LEAPs have historically been the best way to get long term exposure to stocks without actually buying the stocks themselves. A new vehicle for this exposure was created when the government bailed out many companies during the financial crisis. As a part of some of those bailouts, the government was given warrants that expire in the 2016-2019 time frame. These warrants have since been sold off by the government and are now publicly traded.
These warrants provide a range of benefits over LEAPs for investors trying to get low cost leveraged exposure to companies over a long time period.
Longer Time Frames
The most obvious benefit of these instruments is their longer times till expiration than LEAPs. For example, the GM (GM) Series B warrants and the Bank of America (BAC) Series A warrants expire in 2019 while the JP Morgan (JPM) warrants expire in 2018.
The longest dated LEAPs expire in January 2015, so the warrants provide an additional 3 to 4 years of exposure in one product.
Another big benefit of the warrants is the liquidity and flexibility available in the product. The GM Series B warrants have a strike price of $18.33. The closest LEAP, the Jan. 2015 $18 call has a total open interest of 1,130 and less than 20 of them trade in an average day. Also, the spread between the bid and the ask is around $0.15. The warrant's average daily volume is around 400,000 contracts while the spread between the bid and the ask is generally below $0.07. This means it is cheaper and easier for investors to buy and sell these instruments.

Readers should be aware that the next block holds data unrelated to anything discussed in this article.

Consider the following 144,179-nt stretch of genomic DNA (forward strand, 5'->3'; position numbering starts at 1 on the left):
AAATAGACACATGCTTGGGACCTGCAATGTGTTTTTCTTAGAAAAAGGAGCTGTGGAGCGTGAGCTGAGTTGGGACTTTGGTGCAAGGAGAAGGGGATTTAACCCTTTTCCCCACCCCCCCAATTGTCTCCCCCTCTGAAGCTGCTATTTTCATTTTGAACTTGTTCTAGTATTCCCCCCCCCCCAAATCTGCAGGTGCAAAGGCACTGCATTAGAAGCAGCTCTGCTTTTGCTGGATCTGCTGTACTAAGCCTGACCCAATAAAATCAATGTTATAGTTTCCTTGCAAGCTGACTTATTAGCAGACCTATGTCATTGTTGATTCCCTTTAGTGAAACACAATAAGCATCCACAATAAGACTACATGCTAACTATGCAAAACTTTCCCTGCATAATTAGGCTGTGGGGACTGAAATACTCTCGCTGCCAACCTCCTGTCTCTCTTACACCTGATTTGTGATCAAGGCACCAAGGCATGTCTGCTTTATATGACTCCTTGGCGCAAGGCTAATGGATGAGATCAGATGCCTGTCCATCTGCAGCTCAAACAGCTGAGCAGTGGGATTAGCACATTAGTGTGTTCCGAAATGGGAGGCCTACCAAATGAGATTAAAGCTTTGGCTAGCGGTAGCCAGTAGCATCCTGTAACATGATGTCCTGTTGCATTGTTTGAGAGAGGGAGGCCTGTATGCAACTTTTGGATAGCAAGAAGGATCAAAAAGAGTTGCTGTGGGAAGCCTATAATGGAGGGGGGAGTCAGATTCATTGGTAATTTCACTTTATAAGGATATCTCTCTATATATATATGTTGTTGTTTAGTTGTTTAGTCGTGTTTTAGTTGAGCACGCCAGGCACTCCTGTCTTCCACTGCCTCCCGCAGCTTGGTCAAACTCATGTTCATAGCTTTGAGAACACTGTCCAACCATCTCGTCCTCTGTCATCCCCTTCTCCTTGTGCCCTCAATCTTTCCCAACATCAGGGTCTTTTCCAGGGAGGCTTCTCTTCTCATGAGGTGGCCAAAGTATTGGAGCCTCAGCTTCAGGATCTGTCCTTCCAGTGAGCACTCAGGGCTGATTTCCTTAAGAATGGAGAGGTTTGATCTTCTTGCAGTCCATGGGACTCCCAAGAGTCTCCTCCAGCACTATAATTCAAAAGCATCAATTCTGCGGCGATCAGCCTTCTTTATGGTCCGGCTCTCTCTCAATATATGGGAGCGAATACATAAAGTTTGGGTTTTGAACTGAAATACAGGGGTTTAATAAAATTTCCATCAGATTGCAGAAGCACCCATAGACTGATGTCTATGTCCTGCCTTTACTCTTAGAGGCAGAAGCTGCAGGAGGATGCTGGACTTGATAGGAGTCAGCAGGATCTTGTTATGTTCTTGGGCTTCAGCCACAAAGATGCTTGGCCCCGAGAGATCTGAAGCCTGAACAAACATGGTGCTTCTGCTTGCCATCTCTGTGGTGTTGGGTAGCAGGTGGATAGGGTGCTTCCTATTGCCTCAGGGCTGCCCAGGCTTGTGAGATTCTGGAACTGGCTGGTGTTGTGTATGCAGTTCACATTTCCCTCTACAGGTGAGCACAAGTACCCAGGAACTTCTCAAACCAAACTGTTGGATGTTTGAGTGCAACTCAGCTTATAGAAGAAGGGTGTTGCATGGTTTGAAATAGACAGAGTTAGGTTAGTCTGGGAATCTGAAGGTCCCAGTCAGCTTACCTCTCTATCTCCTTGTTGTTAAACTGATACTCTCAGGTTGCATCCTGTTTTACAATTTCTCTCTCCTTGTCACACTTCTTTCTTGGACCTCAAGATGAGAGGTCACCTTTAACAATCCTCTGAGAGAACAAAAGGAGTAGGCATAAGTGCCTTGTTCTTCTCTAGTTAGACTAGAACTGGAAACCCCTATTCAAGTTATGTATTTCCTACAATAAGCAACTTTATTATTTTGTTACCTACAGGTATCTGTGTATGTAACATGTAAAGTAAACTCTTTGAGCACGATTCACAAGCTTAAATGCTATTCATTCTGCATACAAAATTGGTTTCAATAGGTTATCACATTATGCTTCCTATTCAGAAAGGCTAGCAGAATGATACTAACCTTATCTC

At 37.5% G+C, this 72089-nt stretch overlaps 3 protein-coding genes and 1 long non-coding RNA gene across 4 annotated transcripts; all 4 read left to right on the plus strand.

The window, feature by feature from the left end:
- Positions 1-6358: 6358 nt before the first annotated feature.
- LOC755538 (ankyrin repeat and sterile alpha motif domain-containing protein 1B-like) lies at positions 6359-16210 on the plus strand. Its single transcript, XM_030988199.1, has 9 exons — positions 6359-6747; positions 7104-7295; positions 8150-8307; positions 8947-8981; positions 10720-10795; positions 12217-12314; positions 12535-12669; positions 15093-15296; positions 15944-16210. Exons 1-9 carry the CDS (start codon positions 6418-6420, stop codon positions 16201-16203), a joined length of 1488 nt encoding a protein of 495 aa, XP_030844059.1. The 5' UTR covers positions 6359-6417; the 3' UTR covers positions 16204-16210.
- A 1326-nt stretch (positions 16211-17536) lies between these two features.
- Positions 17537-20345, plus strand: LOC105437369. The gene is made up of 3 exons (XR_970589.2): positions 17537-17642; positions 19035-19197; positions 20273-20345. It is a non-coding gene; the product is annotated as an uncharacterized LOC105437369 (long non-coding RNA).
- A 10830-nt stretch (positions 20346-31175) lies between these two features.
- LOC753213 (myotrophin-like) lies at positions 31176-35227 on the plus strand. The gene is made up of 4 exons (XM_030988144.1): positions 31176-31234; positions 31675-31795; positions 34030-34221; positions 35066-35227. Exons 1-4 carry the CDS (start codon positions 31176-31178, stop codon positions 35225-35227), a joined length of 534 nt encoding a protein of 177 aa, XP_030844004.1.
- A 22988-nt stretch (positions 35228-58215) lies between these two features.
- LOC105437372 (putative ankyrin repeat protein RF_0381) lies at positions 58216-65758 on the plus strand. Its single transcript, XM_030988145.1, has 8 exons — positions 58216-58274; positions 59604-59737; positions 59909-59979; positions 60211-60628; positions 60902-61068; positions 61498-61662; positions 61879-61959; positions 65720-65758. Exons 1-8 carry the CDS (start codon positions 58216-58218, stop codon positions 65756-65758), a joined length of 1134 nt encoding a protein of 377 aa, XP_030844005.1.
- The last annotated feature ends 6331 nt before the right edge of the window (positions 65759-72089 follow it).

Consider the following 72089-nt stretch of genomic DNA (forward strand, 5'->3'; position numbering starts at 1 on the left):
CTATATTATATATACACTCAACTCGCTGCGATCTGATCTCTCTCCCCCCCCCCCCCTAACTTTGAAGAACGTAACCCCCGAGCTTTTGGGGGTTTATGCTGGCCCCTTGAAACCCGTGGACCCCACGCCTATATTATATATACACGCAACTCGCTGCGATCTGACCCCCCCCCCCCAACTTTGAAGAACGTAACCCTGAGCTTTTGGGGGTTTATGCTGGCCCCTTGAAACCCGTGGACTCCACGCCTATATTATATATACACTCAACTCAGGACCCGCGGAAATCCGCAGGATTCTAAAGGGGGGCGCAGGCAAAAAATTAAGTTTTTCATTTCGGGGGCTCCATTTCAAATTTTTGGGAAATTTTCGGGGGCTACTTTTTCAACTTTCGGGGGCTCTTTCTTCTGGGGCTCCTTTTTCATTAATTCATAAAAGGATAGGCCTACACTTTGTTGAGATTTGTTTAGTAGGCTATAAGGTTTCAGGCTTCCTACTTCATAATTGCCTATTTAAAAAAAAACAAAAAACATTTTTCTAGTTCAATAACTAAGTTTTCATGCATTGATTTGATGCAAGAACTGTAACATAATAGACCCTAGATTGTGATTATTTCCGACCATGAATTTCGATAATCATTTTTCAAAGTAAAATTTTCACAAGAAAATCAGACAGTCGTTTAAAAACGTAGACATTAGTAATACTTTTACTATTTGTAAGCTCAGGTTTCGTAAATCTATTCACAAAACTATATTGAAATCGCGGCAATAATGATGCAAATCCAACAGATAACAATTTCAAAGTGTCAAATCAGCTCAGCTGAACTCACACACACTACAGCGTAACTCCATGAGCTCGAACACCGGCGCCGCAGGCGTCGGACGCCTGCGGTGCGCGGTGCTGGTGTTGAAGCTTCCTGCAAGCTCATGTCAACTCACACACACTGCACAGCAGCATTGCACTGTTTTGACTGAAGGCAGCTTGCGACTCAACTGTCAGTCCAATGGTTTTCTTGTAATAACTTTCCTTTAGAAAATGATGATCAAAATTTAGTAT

Also, each warrant provides the right to buy one individual share at the specified price. The LEAPs provide the right to buy 100 shares at the specified price. For investors who like to step into positions or who trade in smaller denominations than 100 shares, the flexibility to buy exposure to individual shares is very helpful.
These warrants provide dividend protection that is not available for LEAPs. As the dividend for the common stock rises above a specified threshold, the strike price is adjusted down by that amount. For the Bank of America Series A warrants, the dividend threshold is $0.01 per quarter. That means that if the quarterly dividend is $0.05 per share, each dividend paid will reduce the strike price of the warrants by $0.04. This continual reduction in strike price can have a meaningful impact over 6 years. The current dividends of both Bank of America and JP Morgan are at the adjustment threshold. That means that any increase in dividends paid begins to reduce the strike price of the warrants.
The warrants in each of these three companies provide compelling investments going forward. The GM Series A, GM Series B, and JP Morgan warrants are essentially deep-in-the-money calls - but better. The Bank of America Series A and Series B warrants are out-of-the-money calls - but better.